Eric Crozier wrote the Albert Herring libretto, after a novella by Guy de Maupassant, with a lot of input from Britten. They set it in a Downton Abbey milieu, in an English country village in 1900. The story involves a scheme to crown a Queen of the May, with a £25 prize to the loveliest chaste girl in the area. When the nominating committee finds that no local girls qualify, they turn to never-been-kissed Albert to be King of the May.

“It’s supposedly loosely based on people from Britten’s neighborhood,” Larkin said of the composer, who grew up in picturesque Suffolk.

The house is small and the opera is in English, so no supertitles for this show. Larkin hopes that the witty words will come through legibly.

“We’re working very hard on diction,” he said.

But even if the words are less than fully intelligible, the action and the music should make the story clear.

“Each of the 13 characters has a catchphrase,” Larkin said. “It’s like theme music for ballplayers when they come to the plate. Key relationships tell you something, too. E-flat and B-flat represent the repressed Albert and the repressed society. E major stands for sexual freedom and enlightenment. In the first scene, Florence Pike, the housekeeper, is singing about the list of girls up for May Queen. At one point, she has this big leap up to E-natural — she’d like to break out of that repressed world.”

You needn’t be a music-theory major to grasp this opera. Such things work on the knowing and the novice alike to convey the feeling and humor of a highly virtuosic work that comesacross as the most natural and expressive speech rhythm.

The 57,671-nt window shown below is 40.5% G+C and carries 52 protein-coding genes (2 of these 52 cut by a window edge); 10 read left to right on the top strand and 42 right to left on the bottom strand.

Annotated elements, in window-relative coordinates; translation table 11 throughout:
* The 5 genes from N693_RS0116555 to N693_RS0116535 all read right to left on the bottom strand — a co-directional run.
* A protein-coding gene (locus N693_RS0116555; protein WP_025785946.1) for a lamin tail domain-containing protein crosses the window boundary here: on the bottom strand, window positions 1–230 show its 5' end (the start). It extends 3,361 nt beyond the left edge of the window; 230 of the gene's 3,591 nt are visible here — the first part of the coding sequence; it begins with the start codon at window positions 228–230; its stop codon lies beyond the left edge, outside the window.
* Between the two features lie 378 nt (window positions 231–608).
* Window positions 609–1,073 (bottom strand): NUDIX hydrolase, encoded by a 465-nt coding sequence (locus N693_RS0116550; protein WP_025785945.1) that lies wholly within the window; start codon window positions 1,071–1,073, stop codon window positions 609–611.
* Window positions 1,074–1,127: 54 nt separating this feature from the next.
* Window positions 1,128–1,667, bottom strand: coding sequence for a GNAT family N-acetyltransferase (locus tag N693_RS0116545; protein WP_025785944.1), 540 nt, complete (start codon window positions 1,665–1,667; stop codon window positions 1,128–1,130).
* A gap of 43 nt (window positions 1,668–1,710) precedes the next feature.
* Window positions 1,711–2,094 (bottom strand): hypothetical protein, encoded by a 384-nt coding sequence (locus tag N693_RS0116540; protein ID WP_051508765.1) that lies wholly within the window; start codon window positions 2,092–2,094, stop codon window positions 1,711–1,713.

“The rhythmic complexity, the constantly changing meters have to do with speech rhythm,” Larkin said. “Britten wrote all the expression into the score. If you do exactly what he wrote, the piece will take care of itself.”

Cast and Credits

Rodell Rosel, Albert Herring; Abigail Nims*, Nancy;  Kathy Pyeatt, Lady Billows;  Kathryn Leemhuis*, Florence Pike;  Alisa Suzanne Jordheim†, Miss Wordsworth;  Andrew Wilkowske*, Mr. Gedge, The Vicar;  Kevin Newell†, Mr. Upfold, The Mayor;  Jamie Offenbach, Superintendent Budd;  Kristen DiNinno†, Mrs. Herring;  Carl Frank†, Sid;  William Florescu, Stage Director;  Christopher Larkin, Conductor; Noele Stollmack, Scenic and Lighting Designer; Holly Payne, Costume Designer (*denotes Florentine Opera debut, †denotes Florentine Opera Studio Artist).

Performance Schedule

Vogel Hall, Marcus Center for the Performing Arts
929 N. Water St., Milwaukee, WI

Friday, March 8, 7:30 p.m.
Sunday, March 10, 2:30 p.m.
Tuesday, March 12, 7:30 p.m.
Wednesday, March 13, 7:30 p.m.
Friday, March 15, 7:30 p.m.
Sunday, March 17, 2:30 p.m.

Ticketing and Ancillary Events

Pre-Opera Meals: The Florentine Opera offers Friday dinners and Sunday lunches prior to weekend performances of Albert Herring. Meals are served at 5:30 p.m. on Fridays (March 8 and 15) and 12:30 p.m. on Sundays (March 10 and 17). General director William Florescu will attend dinners and lunches. The cost is $35. Call 414 291-5700 ext 213 for reservations.

Tickets and Packages: Performance ticket prices start at $30. Hotel and dinner packages available upon request. For more information or to order tickets visit the Florentine website, call 414 291-5700 ext. 224, or call the Marcus Center box office, 414 273-7206.

Film Event: The company will host a free film screening of The Hidden Heart, a film about the lives of Benjamin Britten and tenor Peter Pears, at the Wayne and Kristine Lueders Florentine Opera Center, 926 E. Burleigh St. at 7 p.m. March 14.